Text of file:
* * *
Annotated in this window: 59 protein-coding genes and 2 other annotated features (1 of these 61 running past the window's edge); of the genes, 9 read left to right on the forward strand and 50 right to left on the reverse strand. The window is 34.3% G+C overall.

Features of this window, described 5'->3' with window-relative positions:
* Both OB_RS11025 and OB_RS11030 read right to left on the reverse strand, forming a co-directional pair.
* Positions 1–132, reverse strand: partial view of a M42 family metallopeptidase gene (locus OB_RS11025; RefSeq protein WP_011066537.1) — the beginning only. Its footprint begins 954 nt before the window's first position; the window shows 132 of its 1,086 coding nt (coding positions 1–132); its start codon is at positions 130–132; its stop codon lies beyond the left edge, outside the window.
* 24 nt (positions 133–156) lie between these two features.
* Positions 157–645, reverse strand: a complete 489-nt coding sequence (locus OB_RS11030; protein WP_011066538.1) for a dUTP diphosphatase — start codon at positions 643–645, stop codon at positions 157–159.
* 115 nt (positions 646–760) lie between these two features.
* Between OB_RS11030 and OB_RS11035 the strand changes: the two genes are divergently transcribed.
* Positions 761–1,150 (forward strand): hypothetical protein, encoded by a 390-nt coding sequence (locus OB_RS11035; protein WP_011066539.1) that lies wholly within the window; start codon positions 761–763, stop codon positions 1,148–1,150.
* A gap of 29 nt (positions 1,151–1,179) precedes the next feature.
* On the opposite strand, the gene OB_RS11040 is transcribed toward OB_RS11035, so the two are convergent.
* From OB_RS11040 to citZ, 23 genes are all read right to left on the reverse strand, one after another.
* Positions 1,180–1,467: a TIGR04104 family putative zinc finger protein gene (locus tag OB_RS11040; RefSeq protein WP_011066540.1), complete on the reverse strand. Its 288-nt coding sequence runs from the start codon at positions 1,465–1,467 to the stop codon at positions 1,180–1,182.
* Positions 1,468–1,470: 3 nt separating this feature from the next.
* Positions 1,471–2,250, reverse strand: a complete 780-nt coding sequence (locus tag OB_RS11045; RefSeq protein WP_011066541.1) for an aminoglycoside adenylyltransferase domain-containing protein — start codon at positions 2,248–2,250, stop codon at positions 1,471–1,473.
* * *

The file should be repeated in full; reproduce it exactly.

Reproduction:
Annotated in this window: 59 protein-coding genes and 2 other annotated features (1 of these 61 running past the window's edge); of the genes, 9 read left to right on the forward strand and 50 right to left on the reverse strand. The window is 34.3% G+C overall.

Features of this window, described 5'->3' with window-relative positions:
* Both OB_RS11025 and OB_RS11030 read right to left on the reverse strand, forming a co-directional pair.
* Positions 1–132, reverse strand: partial view of a M42 family metallopeptidase gene (locus OB_RS11025; RefSeq protein WP_011066537.1) — the beginning only. Its footprint begins 954 nt before the window's first position; the window shows 132 of its 1,086 coding nt (coding positions 1–132); its start codon is at positions 130–132; its stop codon lies beyond the left edge, outside the window.
* 24 nt (positions 133–156) lie between these two features.
* Positions 157–645, reverse strand: a complete 489-nt coding sequence (locus OB_RS11030; protein WP_011066538.1) for a dUTP diphosphatase — start codon at positions 643–645, stop codon at positions 157–159.
* 115 nt (positions 646–760) lie between these two features.
* Between OB_RS11030 and OB_RS11035 the strand changes: the two genes are divergently transcribed.
* Positions 761–1,150 (forward strand): hypothetical protein, encoded by a 390-nt coding sequence (locus OB_RS11035; protein WP_011066539.1) that lies wholly within the window; start codon positions 761–763, stop codon positions 1,148–1,150.
* A gap of 29 nt (positions 1,151–1,179) precedes the next feature.
* On the opposite strand, the gene OB_RS11040 is transcribed toward OB_RS11035, so the two are convergent.
* From OB_RS11040 to citZ, 23 genes are all read right to left on the reverse strand, one after another.
* Positions 1,180–1,467: a TIGR04104 family putative zinc finger protein gene (locus tag OB_RS11040; RefSeq protein WP_011066540.1), complete on the reverse strand. Its 288-nt coding sequence runs from the start codon at positions 1,465–1,467 to the stop codon at positions 1,180–1,182.
* Positions 1,468–1,470: 3 nt separating this feature from the next.
* Positions 1,471–2,250, reverse strand: a complete 780-nt coding sequence (locus tag OB_RS11045; RefSeq protein WP_011066541.1) for an aminoglycoside adenylyltransferase domain-containing protein — start codon at positions 2,248–2,250, stop codon at positions 1,471–1,473.